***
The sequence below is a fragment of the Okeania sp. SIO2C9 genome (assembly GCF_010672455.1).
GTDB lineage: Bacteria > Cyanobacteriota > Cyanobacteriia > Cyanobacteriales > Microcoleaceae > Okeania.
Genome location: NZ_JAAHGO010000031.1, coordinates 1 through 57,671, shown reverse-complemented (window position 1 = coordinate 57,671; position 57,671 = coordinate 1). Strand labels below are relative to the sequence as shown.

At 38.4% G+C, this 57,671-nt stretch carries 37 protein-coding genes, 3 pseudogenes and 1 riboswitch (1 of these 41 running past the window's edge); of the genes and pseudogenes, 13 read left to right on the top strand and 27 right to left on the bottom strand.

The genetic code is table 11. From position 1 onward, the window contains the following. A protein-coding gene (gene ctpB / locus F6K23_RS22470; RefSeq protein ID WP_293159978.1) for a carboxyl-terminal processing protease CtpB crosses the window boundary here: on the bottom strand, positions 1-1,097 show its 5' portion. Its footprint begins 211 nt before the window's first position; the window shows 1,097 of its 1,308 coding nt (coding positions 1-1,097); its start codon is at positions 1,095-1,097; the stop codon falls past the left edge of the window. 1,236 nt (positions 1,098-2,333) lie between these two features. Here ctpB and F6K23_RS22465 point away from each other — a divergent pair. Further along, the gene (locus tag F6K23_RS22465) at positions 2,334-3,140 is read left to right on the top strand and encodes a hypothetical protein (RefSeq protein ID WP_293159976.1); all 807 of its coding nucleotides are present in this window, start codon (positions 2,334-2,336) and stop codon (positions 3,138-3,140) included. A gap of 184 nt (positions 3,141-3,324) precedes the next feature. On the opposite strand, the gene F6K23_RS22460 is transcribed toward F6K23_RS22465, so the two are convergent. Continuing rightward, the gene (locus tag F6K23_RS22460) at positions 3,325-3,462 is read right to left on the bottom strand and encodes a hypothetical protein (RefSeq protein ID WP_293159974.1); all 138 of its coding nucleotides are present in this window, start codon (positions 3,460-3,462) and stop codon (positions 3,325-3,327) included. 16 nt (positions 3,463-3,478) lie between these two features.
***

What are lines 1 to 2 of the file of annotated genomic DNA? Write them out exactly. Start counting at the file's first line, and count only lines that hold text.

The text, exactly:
The sequence below is a fragment of the Okeania sp. SIO2C9 genome (assembly GCF_010672455.1).
GTDB lineage: Bacteria > Cyanobacteriota > Cyanobacteriia > Cyanobacteriales > Microcoleaceae > Okeania.